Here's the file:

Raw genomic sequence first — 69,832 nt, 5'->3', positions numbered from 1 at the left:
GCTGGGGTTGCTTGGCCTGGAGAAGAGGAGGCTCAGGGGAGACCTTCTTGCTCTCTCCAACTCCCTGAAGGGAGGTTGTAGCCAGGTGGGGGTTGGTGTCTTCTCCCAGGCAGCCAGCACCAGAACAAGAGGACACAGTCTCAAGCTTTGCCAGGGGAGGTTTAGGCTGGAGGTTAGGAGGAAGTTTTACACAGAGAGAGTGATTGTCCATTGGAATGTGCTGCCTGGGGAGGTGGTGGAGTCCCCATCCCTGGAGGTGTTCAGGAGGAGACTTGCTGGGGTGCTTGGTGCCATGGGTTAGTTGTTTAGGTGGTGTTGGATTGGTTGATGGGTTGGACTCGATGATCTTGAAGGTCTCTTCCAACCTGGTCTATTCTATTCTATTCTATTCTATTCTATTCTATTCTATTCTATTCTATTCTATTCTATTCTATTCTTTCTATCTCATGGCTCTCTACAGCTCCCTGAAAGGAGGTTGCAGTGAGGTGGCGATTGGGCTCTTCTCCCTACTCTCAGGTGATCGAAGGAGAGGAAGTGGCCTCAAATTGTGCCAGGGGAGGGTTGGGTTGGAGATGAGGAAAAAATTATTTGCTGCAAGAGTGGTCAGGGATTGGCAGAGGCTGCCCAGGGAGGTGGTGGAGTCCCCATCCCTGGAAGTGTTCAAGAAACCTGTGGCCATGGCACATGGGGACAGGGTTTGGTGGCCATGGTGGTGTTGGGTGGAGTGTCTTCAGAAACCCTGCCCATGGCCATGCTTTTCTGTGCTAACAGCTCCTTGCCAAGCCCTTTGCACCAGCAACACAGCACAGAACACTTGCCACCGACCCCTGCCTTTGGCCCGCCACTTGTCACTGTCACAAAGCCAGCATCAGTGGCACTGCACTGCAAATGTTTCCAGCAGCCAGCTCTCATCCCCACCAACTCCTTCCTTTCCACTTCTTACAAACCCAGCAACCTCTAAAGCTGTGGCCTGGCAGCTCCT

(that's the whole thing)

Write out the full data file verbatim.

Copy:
Raw genomic sequence first — 69,832 nt, 5'->3', positions numbered from 1 at the left:
GCTGGGGTTGCTTGGCCTGGAGAAGAGGAGGCTCAGGGGAGACCTTCTTGCTCTCTCCAACTCCCTGAAGGGAGGTTGTAGCCAGGTGGGGGTTGGTGTCTTCTCCCAGGCAGCCAGCACCAGAACAAGAGGACACAGTCTCAAGCTTTGCCAGGGGAGGTTTAGGCTGGAGGTTAGGAGGAAGTTTTACACAGAGAGAGTGATTGTCCATTGGAATGTGCTGCCTGGGGAGGTGGTGGAGTCCCCATCCCTGGAGGTGTTCAGGAGGAGACTTGCTGGGGTGCTTGGTGCCATGGGTTAGTTGTTTAGGTGGTGTTGGATTGGTTGATGGGTTGGACTCGATGATCTTGAAGGTCTCTTCCAACCTGGTCTATTCTATTCTATTCTATTCTATTCTATTCTATTCTATTCTATTCTATTCTATTCTATTCTATTCTTTCTATCTCATGGCTCTCTACAGCTCCCTGAAAGGAGGTTGCAGTGAGGTGGCGATTGGGCTCTTCTCCCTACTCTCAGGTGATCGAAGGAGAGGAAGTGGCCTCAAATTGTGCCAGGGGAGGGTTGGGTTGGAGATGAGGAAAAAATTATTTGCTGCAAGAGTGGTCAGGGATTGGCAGAGGCTGCCCAGGGAGGTGGTGGAGTCCCCATCCCTGGAAGTGTTCAAGAAACCTGTGGCCATGGCACATGGGGACAGGGTTTGGTGGCCATGGTGGTGTTGGGTGGAGTGTCTTCAGAAACCCTGCCCATGGCCATGCTTTTCTGTGCTAACAGCTCCTTGCCAAGCCCTTTGCACCAGCAACACAGCACAGAACACTTGCCACCGACCCCTGCCTTTGGCCCGCCACTTGTCACTGTCACAAAGCCAGCATCAGTGGCACTGCACTGCAAATGTTTCCAGCAGCCAGCTCTCATCCCCACCAACTCCTTCCTTTCCACTTCTTACAAACCCAGCAACCTCTAAAGCTGTGGCCTGGCAGCTCCT